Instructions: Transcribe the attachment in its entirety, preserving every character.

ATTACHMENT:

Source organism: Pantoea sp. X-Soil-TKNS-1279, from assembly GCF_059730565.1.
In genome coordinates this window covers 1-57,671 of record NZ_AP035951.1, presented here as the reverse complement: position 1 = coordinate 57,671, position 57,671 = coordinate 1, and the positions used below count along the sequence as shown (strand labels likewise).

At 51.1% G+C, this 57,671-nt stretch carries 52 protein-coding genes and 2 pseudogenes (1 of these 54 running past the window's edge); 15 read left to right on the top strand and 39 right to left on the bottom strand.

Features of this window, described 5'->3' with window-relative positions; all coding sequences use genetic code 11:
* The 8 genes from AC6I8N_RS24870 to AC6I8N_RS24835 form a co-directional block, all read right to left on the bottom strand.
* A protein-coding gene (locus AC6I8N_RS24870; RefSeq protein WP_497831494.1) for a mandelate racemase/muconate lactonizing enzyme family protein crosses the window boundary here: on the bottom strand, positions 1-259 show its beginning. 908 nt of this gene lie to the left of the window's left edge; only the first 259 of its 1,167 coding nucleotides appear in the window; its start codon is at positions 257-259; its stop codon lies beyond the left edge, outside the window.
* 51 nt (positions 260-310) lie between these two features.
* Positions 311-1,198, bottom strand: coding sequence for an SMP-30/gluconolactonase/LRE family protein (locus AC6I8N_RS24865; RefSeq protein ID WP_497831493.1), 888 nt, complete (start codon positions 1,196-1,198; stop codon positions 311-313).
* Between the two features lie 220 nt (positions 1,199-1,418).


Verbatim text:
Source organism: Pantoea sp. X-Soil-TKNS-1279, from assembly GCF_059730565.1.
In genome coordinates this window covers 1-57,671 of record NZ_AP035951.1, presented here as the reverse complement: position 1 = coordinate 57,671, position 57,671 = coordinate 1, and the positions used below count along the sequence as shown (strand labels likewise).

At 51.1% G+C, this 57,671-nt stretch carries 52 protein-coding genes and 2 pseudogenes (1 of these 54 running past the window's edge); 15 read left to right on the top strand and 39 right to left on the bottom strand.

Features of this window, described 5'->3' with window-relative positions; all coding sequences use genetic code 11:
* The 8 genes from AC6I8N_RS24870 to AC6I8N_RS24835 form a co-directional block, all read right to left on the bottom strand.
* A protein-coding gene (locus AC6I8N_RS24870; RefSeq protein WP_497831494.1) for a mandelate racemase/muconate lactonizing enzyme family protein crosses the window boundary here: on the bottom strand, positions 1-259 show its beginning. 908 nt of this gene lie to the left of the window's left edge; only the first 259 of its 1,167 coding nucleotides appear in the window; its start codon is at positions 257-259; its stop codon lies beyond the left edge, outside the window.
* 51 nt (positions 260-310) lie between these two features.
* Positions 311-1,198, bottom strand: coding sequence for an SMP-30/gluconolactonase/LRE family protein (locus AC6I8N_RS24865; RefSeq protein ID WP_497831493.1), 888 nt, complete (start codon positions 1,196-1,198; stop codon positions 311-313).
* Between the two features lie 220 nt (positions 1,199-1,418).